Robert S. Olson

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Robert Olson
Member of the Kansas Senate
from the 23rd district
Assumed office
January 10, 2011
Preceded byKarin Brownlee
Personal details
Born (1969-12-01) December 1, 1969 (age 51)[1]
WaKeeney, Kansas
Political partyRepublican
Spouse(s)Rachel Olson
ResidenceOlathe, Kansas
ProfessionState Senator

Robert S. Olson (born December 1, 1969) is a Republican member of the Kansas Senate, representing the 23rd district. He was previously a Representative in the Kansas House of Representatives, representing the 26th district from 2005 to 2010, having served as the Majority Whip. Olson was appointed to the Kansas Senate following Karin Brownlee's nomination to serve as Kansas Secretary of Labor. The American Conservative Union gave him a lifetime rating of 83%.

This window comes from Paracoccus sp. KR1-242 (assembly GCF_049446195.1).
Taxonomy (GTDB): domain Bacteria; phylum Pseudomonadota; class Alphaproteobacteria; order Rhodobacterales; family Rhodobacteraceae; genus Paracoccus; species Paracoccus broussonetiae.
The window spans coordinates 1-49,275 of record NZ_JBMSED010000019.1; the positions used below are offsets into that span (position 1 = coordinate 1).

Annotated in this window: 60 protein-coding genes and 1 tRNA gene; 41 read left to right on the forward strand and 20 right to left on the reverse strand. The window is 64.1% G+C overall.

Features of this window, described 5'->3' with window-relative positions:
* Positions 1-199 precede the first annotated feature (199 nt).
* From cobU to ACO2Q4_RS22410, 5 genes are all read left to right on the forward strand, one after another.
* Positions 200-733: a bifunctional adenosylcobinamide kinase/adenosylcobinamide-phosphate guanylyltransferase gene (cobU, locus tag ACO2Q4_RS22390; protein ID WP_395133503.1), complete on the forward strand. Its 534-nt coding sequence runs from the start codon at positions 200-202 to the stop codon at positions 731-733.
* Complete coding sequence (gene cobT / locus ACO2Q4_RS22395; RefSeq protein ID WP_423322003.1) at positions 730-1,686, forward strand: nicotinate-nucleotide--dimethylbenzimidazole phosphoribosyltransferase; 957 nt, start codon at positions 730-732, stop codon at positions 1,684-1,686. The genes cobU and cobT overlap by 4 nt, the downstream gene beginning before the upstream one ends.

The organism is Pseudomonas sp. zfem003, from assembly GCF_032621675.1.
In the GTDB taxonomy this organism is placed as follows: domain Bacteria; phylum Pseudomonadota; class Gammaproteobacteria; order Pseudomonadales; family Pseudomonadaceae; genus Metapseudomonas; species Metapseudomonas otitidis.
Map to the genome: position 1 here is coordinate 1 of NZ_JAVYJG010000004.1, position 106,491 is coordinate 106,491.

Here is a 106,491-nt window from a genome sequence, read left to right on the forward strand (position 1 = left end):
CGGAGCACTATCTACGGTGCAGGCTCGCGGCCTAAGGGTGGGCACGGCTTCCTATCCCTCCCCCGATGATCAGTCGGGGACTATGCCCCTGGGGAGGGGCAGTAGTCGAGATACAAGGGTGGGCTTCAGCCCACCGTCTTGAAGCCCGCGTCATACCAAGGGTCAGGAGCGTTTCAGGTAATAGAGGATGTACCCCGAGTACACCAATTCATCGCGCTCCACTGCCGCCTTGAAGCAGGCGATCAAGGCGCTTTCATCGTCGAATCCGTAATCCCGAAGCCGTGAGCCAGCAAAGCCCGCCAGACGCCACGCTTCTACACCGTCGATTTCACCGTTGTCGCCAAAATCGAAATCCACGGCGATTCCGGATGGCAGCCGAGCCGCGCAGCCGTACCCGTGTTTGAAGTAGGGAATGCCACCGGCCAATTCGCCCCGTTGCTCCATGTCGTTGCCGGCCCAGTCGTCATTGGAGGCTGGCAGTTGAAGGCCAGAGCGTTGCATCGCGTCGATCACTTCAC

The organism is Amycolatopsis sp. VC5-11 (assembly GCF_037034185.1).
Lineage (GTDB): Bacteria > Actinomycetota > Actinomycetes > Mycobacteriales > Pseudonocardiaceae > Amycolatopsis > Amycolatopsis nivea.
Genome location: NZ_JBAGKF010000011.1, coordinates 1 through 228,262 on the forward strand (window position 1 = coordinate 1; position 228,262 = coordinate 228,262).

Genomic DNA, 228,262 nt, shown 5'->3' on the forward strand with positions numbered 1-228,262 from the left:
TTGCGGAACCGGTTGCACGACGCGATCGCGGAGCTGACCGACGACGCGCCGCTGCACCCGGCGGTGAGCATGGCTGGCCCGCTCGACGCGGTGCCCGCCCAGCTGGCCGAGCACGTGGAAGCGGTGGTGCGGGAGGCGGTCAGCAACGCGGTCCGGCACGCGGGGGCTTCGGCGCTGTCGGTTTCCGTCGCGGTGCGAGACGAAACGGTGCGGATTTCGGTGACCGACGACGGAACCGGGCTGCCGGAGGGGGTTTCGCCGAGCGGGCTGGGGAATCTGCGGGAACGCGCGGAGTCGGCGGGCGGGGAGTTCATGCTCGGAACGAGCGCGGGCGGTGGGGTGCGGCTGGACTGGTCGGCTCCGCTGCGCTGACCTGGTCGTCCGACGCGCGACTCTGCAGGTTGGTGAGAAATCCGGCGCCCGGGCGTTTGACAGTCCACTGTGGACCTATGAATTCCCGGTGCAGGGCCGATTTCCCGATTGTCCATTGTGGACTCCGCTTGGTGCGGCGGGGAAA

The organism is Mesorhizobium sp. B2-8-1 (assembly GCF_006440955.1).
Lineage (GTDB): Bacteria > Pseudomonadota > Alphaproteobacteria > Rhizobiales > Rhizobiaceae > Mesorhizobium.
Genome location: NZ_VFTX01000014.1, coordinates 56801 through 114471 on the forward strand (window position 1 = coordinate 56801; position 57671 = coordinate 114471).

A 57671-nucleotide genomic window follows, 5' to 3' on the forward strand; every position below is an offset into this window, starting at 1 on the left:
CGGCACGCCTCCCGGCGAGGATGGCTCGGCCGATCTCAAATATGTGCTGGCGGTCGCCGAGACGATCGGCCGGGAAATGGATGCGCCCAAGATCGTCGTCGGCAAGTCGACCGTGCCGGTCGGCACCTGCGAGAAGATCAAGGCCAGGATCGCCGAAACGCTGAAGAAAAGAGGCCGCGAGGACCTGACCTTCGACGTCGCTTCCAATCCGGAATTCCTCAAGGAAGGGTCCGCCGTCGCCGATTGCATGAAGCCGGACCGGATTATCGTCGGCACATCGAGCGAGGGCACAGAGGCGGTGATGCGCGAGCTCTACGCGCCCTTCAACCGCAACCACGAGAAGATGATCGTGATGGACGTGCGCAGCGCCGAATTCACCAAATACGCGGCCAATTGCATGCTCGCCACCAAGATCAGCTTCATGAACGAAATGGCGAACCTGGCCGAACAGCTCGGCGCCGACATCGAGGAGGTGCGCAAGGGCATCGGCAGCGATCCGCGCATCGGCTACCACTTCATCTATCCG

Rob Olson helped author a 2018 bill that would ban gay and lesbian couples from adopting.[2]

Olson also voted against Medicaid expansion, which would have extended healthcare to 150,000 Kansans.[3]

In May of 2020, Olsen voted to strip Governor Laura Kelly of her power to enact policies in response to COVID-19.[4]

Senate committee membership[edit]

  • Commerce
  • Former Chairman - Financial Institutions and Insurance
  • Current Chairman of Senate Utilities Committee

House committee membership[edit]

  • Joint Committee on Pensions, Investments and Benefits (Chairman)
  • Federal and State Affairs
  • Financial Institutions
  • Insurance
  • Select Committee on KPERS
  • Energy and Utilities

Major donors[edit]

The top 5 donors to Olson's 2008 campaign were:[5]

  1. Kansas City Power and Light $1,000
  2. Koch Industries $1,000
  3. Kansas Medical Society $1,000
  4. Conoco Phillips $900
  5. Prairie Band Potawatomi Nation $750

References[edit]

  1. ^ Rep. Robert S. (Rob) Olson Retrieved June 28, 2009.
  2. ^ "SB 401". Kansas Legislature. Retrieved 2020-10-31.
  3. ^ "HB 2066". Kansas Legislature. Retrieved 2020-10-31.
  4. ^ "HB 2054". Kansas Legislature. Retrieved 2020-10-31.
  5. ^ Follow the Money - 2008 Campaign Contributions Retrieved June 28, 2009.

External links[edit]